In Smithfield, councilmen don’t mind that 38 percent of the town’s yearly sewage-treatment bill is unnecessary – harmless rainwater that seeps into cracked sewer lines. The thinking of town leaders is this: If Smithfield is charging its customers enough to cover the cost of treating that rainwater, then why raise the money needed to repair the cracks?
When I first read this, the logic escaped me. It was akin to saying if I can afford to empty the buckets collecting the rainwater pouring through my leaky roof, then I don’t need to pay to fix it.
The leaky-roof analogy is an apt one, said Steve Biggs, the town manager in Clayton. In short, he said, if the cost of fixing cracked sewer lines is substantially more than the cost of treating rainwater, then keep treating the rainwater.
In an email, Mr. Biggs wrote: “I think you look at the (return on investment) of how long will it take to recover the maintenance and repair cost through savings in what (you) are paying for treatment. Five years to the breakeven point is usually considered a good ROI. Ten begins to push the limit or maybe even already exceed the limit. Beyond 10 is probably a bad decision financially.”
I see his point, and my suspicion is that in Smithfield, the return on investment would easily exceed five years and perhaps even 10. A system so porous could not be that cheap to fix.
Still, I think the town council was too quick to dismiss the problem of infiltration. At the very least, it should ask the water and sewer department, with a little help if needed, to calculate the return on investment. According to Mr. Biggs, it’s not that hard. “Engineers can usually do a very good job of calculating how much water is entering the system at a given point,” he wrote in the email. “If you fix the (infiltration), then you know how much water you prevented from entering the system. Calculate the savings in treatment cost for that volume of water over the time it takes to break even.”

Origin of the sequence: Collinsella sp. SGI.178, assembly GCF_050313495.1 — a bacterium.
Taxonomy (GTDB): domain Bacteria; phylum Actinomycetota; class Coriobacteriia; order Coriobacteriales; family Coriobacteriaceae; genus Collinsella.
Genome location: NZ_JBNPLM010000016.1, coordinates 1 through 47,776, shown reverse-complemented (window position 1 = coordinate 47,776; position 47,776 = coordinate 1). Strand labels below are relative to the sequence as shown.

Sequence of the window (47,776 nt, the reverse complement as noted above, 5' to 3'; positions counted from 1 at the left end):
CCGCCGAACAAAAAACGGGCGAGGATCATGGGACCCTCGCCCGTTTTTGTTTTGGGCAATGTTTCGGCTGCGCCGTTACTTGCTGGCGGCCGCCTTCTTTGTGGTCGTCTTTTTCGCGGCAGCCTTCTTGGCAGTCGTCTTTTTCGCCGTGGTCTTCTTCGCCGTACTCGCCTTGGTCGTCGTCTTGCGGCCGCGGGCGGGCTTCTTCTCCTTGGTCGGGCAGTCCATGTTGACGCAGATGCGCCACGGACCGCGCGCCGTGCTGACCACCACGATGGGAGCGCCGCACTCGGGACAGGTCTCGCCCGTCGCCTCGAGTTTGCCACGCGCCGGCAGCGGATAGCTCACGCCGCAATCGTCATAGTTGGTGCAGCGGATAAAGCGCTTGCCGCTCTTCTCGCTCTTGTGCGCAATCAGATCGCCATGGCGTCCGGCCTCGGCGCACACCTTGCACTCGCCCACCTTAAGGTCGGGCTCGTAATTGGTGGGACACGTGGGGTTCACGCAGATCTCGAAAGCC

On a rainy day in Clayton, Mr. Biggs says, infiltration in the sewer-collection system can reach 40 to 45 percent of total flow. Even on a dry day, he added, it’s likely 10 percent. That’s one reason Clayton is smoke testing its sewer lines in search of leaks.
Smithfield should do likewise. Otherwise, the town will keep throwing money down the drain.
Baseball needs full disclosure
The question was whether anyone needed to know what Ryan Braun did to merit a season-ending suspension from baseball.
Kurt Schilling, the former Red Sox pitcher, said no. The fact that Braun readily accepted a suspension was a de facto admission that he violated baseball’s drug policy, Schilling said. The actual violation mattered little.
Barry Larkin, the former Reds shortstop, said yes. As one of the game’s great players, Braun, a former MVP, needs to answer in detail about his transgression, Larkin said.
I find myself in Larkin’s camp. One reason, frankly, is prurient interest. A naturally curious person, I always want to know the details, especially the salacious ones. When a college basketball team suspends a player for a violation of team rules, I always want to know which rule.
But it’s more than prurient interest. I want to know which team rule that basketball player violated because I want to know whether the punishment fits the crime. Which is to say that a one-game suspension for missing a team meeting seems about right; a one-game suspension for sucker punching a teammate in practice seems too light.
Assuming the Milwaukee Brewers don’t make the playoffs, Braun will miss 65 games, which is roughly the penalty for a first-time violation of baseball’s drug policy. But no one believes this is Braun’s first offense. In 2012, he avoided a 50-game suspension on a technicality; he also vehemently denied ever using performance-enhancing drugs. A year later, Braun says, “I realize now that I have made some mistakes. I am willing to accept the consequences of those actions.”
Braun and 20 other Major League players have been linked to the now-closed Biogenesis clinic, which was accused of selling performing-enhancing drugs to professional athletes. If true, Braun was part of a systematic cheating of baseball’s drug policy.
Major League Baseball Commissioner Bud Selig suspended Braun under his “just cause” powers, meaning the suspension could have been as long or as short as the commissioner wanted.
If Braun has indeed been a chronic cheater, 65 games seems a light sentence. And that’s why I want to know exactly what sin he committed and how often.